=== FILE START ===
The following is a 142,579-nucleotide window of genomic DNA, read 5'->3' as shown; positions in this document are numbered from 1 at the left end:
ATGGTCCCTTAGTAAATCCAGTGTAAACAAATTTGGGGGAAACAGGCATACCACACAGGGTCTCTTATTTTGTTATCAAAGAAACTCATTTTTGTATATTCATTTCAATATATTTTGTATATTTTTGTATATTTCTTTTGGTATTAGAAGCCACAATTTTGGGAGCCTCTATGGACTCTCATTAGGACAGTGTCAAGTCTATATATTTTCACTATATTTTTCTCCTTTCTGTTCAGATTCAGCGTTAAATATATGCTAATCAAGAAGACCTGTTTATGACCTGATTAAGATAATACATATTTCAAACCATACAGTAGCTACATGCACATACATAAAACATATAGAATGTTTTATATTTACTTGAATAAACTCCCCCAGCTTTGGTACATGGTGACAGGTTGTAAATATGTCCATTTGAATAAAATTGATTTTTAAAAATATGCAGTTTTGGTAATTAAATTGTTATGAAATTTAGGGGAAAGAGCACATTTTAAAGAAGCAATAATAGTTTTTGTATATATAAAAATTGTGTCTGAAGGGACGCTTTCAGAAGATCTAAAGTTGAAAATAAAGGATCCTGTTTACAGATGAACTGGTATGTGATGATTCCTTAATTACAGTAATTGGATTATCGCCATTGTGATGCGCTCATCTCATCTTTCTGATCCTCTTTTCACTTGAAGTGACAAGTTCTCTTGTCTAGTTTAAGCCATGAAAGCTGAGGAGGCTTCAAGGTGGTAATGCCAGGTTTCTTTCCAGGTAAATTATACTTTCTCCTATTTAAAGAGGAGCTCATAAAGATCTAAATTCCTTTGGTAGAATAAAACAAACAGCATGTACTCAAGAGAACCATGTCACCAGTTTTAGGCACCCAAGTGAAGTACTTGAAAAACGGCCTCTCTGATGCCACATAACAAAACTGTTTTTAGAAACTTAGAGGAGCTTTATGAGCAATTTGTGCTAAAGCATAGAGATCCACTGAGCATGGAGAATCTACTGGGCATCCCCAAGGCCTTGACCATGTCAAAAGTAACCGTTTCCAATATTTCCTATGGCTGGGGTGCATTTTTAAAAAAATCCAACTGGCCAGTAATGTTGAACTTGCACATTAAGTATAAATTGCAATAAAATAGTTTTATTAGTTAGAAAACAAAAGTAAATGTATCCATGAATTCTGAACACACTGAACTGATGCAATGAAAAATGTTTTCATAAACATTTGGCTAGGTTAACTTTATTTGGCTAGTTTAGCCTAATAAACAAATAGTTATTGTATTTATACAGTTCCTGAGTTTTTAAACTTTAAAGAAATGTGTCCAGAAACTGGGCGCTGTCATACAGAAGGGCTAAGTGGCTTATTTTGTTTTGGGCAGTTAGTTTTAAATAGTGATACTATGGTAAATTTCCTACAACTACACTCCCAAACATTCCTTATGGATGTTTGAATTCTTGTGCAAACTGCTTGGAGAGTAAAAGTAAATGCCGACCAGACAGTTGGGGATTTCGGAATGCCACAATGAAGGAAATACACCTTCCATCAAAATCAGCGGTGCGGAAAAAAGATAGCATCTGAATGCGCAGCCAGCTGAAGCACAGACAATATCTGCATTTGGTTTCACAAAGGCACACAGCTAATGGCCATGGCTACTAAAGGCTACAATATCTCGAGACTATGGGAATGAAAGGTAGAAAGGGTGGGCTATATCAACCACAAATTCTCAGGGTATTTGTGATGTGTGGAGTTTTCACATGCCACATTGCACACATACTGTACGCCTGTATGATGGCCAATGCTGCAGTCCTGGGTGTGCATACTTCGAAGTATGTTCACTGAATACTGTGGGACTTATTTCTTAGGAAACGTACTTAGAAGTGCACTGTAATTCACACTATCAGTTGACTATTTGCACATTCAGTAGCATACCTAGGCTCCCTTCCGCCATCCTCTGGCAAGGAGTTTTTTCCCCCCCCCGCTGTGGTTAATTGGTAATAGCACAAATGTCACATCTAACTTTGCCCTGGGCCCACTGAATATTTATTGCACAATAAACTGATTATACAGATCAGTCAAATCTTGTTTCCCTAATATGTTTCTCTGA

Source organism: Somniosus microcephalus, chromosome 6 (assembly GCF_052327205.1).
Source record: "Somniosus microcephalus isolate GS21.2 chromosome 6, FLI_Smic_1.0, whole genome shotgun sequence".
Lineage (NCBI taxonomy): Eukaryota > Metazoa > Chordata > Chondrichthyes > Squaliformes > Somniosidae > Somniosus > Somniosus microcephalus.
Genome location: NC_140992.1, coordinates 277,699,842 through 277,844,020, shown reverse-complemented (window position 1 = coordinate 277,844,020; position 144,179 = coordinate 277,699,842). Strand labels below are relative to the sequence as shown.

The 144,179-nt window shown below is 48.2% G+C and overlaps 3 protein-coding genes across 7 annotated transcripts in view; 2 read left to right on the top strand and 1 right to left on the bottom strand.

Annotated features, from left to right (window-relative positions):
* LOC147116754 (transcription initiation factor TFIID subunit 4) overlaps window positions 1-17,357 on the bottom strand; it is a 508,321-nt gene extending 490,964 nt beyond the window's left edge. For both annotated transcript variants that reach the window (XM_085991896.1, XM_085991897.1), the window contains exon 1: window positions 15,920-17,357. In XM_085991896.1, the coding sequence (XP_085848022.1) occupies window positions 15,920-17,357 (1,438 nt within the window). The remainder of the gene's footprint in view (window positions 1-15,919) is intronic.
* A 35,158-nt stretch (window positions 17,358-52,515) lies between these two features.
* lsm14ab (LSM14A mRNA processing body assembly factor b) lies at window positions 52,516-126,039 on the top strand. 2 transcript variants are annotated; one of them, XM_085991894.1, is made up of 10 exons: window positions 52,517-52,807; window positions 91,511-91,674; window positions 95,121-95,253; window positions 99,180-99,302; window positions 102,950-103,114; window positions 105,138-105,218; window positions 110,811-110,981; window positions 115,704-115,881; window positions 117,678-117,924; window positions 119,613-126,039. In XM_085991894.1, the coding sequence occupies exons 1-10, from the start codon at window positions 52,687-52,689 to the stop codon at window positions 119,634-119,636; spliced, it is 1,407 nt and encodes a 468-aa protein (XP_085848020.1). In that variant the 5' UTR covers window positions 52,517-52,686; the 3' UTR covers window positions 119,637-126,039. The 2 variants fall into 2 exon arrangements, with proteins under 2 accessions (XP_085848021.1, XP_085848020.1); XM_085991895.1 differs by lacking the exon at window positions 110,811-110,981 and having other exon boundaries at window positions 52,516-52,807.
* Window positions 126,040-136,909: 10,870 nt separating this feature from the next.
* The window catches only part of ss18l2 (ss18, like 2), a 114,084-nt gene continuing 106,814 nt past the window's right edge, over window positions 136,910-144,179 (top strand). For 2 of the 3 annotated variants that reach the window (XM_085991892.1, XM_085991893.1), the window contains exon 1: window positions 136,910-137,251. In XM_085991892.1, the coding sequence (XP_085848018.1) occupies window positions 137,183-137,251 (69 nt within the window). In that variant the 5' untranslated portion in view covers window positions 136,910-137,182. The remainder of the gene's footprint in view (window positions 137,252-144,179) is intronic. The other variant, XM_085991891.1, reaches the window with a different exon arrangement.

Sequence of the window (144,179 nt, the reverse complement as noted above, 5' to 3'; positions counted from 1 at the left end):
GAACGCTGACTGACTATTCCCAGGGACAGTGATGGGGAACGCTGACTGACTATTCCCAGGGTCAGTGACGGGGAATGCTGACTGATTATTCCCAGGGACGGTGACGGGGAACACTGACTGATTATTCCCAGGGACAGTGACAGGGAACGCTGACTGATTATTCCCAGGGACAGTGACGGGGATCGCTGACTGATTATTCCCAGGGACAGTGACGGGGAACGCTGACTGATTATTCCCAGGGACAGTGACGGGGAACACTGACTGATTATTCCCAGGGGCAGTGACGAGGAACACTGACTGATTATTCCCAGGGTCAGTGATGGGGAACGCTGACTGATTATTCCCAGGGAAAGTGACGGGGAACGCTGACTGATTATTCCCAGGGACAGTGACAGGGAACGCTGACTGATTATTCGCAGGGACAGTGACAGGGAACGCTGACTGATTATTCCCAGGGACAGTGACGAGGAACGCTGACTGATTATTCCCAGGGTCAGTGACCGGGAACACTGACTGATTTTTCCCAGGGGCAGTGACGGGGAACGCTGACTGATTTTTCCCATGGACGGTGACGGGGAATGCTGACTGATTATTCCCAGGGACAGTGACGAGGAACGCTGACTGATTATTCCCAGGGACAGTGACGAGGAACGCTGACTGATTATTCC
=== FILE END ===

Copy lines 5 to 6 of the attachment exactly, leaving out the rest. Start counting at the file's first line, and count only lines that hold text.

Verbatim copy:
Lineage (NCBI taxonomy): Eukaryota > Metazoa > Chordata > Chondrichthyes > Squaliformes > Somniosidae > Somniosus > Somniosus microcephalus.
Genome location: NC_140992.1, coordinates 277,699,842 through 277,844,020, shown reverse-complemented (window position 1 = coordinate 277,844,020; position 144,179 = coordinate 277,699,842). Strand labels below are relative to the sequence as shown.